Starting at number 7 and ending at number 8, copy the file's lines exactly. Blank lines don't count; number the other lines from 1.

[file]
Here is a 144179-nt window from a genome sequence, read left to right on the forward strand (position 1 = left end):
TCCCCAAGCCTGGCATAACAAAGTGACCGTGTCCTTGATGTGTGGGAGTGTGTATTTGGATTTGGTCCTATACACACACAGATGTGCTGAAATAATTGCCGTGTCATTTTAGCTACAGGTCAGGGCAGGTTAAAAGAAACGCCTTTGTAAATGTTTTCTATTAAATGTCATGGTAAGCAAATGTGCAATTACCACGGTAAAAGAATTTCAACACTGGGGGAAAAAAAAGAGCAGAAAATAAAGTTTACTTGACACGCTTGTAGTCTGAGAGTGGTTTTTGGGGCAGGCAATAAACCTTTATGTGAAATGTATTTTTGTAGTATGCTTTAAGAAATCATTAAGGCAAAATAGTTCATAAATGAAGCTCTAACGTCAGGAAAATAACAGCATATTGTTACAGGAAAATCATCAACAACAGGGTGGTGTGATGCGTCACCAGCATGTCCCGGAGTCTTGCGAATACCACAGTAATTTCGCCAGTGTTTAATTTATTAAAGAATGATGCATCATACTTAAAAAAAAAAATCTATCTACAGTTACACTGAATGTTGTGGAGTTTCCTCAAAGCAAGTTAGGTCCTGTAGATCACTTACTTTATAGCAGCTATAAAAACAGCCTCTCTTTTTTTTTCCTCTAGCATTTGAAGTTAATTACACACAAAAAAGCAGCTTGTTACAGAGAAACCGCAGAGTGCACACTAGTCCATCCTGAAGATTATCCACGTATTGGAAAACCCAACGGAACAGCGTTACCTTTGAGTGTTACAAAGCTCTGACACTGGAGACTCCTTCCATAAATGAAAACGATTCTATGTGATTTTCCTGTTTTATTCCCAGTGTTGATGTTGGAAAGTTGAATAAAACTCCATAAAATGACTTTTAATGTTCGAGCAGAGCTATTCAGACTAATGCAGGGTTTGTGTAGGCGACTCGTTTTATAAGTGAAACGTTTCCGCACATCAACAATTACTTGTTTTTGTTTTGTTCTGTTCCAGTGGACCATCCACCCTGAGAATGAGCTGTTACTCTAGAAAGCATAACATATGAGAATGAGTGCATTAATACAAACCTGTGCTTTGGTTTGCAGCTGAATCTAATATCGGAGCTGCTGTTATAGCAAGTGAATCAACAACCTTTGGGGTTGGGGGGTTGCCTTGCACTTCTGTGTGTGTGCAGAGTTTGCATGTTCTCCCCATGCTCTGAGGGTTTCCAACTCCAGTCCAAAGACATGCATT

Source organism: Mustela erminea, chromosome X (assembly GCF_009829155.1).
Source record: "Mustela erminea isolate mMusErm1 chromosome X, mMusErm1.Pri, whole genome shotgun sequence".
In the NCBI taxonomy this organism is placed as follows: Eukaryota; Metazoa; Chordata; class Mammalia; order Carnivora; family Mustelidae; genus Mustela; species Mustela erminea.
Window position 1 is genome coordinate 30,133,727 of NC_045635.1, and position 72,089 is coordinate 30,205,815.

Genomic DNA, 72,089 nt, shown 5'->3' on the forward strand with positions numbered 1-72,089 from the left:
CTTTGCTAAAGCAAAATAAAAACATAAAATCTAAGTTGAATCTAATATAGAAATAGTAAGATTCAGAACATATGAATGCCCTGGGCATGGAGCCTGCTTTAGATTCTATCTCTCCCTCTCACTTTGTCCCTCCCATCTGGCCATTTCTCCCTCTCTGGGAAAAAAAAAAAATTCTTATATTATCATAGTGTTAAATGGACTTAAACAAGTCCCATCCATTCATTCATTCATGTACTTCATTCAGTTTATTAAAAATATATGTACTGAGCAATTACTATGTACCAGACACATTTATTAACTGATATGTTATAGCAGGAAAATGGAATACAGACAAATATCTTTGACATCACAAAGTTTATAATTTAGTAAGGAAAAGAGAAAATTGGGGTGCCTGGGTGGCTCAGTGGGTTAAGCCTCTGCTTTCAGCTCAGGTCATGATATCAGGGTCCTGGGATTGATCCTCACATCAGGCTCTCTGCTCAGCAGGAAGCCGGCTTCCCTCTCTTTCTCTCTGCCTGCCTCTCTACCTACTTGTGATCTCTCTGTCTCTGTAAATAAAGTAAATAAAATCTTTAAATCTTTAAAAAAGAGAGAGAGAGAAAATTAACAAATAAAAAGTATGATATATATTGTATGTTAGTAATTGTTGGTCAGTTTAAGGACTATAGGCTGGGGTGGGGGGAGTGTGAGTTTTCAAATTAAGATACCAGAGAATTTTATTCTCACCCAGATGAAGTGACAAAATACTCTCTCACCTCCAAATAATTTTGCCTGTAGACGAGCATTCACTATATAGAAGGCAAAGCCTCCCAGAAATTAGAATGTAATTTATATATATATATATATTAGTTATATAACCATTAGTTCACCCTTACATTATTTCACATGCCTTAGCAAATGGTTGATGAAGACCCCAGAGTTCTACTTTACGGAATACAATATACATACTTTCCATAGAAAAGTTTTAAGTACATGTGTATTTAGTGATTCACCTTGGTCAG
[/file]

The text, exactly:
Genomic DNA, 72,089 nt, shown 5'->3' on the forward strand with positions numbered 1-72,089 from the left:
CTTTGCTAAAGCAAAATAAAAACATAAAATCTAAGTTGAATCTAATATAGAAATAGTAAGATTCAGAACATATGAATGCCCTGGGCATGGAGCCTGCTTTAGATTCTATCTCTCCCTCTCACTTTGTCCCTCCCATCTGGCCATTTCTCCCTCTCTGGGAAAAAAAAAAAATTCTTATATTATCATAGTGTTAAATGGACTTAAACAAGTCCCATCCATTCATTCATTCATGTACTTCATTCAGTTTATTAAAAATATATGTACTGAGCAATTACTATGTACCAGACACATTTATTAACTGATATGTTATAGCAGGAAAATGGAATACAGACAAATATCTTTGACATCACAAAGTTTATAATTTAGTAAGGAAAAGAGAAAATTGGGGTGCCTGGGTGGCTCAGTGGGTTAAGCCTCTGCTTTCAGCTCAGGTCATGATATCAGGGTCCTGGGATTGATCCTCACATCAGGCTCTCTGCTCAGCAGGAAGCCGGCTTCCCTCTCTTTCTCTCTGCCTGCCTCTCTACCTACTTGTGATCTCTCTGTCTCTGTAAATAAAGTAAATAAAATCTTTAAATCTTTAAAAAAGAGAGAGAGAGAAAATTAACAAATAAAAAGTATGATATATATTGTATGTTAGTAATTGTTGGTCAGTTTAAGGACTATAGGCTGGGGTGGGGGGAGTGTGAGTTTTCAAATTAAGATACCAGAGAATTTTATTCTCACCCAGATGAAGTGACAAAATACTCTCTCACCTCCAAATAATTTTGCCTGTAGACGAGCATTCACTATATAGAAGGCAAAGCCTCCCAGAAATTAGAATGTAATTTATATATATATATATATTAGTTATATAACCATTAGTTCACCCTTACATTATTTCACATGCCTTAGCAAATGGTTGATGAAGACCCCAGAGTTCTACTTTACGGAATACAATATACATACTTTCCATAGAAAAGTTTTAAGTACATGTGTATTTAGTGATTCACCTTGGTCAG